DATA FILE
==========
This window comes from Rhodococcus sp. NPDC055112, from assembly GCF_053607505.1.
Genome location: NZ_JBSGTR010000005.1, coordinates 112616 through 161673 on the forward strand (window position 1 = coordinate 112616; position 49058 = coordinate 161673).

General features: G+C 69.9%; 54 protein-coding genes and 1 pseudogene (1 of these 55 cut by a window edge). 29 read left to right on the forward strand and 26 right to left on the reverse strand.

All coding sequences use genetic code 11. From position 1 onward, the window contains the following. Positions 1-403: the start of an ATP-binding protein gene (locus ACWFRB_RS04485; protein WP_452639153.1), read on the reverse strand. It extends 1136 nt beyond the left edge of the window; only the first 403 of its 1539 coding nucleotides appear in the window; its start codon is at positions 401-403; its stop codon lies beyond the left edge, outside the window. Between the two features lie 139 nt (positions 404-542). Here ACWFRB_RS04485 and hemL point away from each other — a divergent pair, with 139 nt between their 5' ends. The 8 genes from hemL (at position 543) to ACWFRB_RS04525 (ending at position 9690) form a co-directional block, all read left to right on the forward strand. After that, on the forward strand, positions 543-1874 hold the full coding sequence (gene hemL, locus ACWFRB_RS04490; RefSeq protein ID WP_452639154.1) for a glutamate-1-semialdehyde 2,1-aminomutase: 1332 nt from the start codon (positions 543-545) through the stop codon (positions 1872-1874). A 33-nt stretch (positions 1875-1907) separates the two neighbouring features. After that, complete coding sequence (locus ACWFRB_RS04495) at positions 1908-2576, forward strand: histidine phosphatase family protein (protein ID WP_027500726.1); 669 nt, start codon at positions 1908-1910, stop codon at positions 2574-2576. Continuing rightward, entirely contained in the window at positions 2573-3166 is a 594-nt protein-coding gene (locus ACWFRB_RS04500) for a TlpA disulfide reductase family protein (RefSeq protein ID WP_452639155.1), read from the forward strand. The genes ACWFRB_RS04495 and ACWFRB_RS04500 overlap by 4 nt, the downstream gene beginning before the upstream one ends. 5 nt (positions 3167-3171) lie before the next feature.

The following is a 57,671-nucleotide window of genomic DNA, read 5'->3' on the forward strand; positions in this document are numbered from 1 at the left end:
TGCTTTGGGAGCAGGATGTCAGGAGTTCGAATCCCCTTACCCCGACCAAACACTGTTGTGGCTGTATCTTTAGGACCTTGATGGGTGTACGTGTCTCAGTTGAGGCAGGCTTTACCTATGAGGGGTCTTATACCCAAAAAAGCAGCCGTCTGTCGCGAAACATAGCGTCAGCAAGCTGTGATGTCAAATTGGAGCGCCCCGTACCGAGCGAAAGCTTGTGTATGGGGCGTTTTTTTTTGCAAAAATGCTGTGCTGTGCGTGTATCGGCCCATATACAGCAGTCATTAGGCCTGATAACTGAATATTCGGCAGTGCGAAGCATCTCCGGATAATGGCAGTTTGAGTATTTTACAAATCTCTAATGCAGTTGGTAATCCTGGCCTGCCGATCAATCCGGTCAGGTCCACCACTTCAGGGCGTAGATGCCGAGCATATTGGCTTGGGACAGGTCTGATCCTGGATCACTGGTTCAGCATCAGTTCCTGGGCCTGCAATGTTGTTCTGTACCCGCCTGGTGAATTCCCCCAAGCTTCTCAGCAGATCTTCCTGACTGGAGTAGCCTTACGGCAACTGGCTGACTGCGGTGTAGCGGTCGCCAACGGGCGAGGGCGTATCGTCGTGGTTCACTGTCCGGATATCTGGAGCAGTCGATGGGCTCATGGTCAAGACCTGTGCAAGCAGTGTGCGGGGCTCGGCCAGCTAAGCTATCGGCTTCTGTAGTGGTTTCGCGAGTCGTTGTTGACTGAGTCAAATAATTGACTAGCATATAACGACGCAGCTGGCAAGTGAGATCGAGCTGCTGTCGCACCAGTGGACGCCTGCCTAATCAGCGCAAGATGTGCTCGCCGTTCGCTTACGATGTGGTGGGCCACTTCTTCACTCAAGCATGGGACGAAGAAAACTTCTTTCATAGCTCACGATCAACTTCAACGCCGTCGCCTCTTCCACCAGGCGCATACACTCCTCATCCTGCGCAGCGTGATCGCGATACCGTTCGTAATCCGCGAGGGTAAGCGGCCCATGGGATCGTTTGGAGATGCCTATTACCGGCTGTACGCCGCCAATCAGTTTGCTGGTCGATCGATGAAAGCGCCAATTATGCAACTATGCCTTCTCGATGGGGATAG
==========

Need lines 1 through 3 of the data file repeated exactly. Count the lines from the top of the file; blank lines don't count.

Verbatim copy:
This window comes from Rhodococcus sp. NPDC055112, from assembly GCF_053607505.1.
Genome location: NZ_JBSGTR010000005.1, coordinates 112616 through 161673 on the forward strand (window position 1 = coordinate 112616; position 49058 = coordinate 161673).

General features: G+C 69.9%; 54 protein-coding genes and 1 pseudogene (1 of these 55 cut by a window edge). 29 read left to right on the forward strand and 26 right to left on the reverse strand.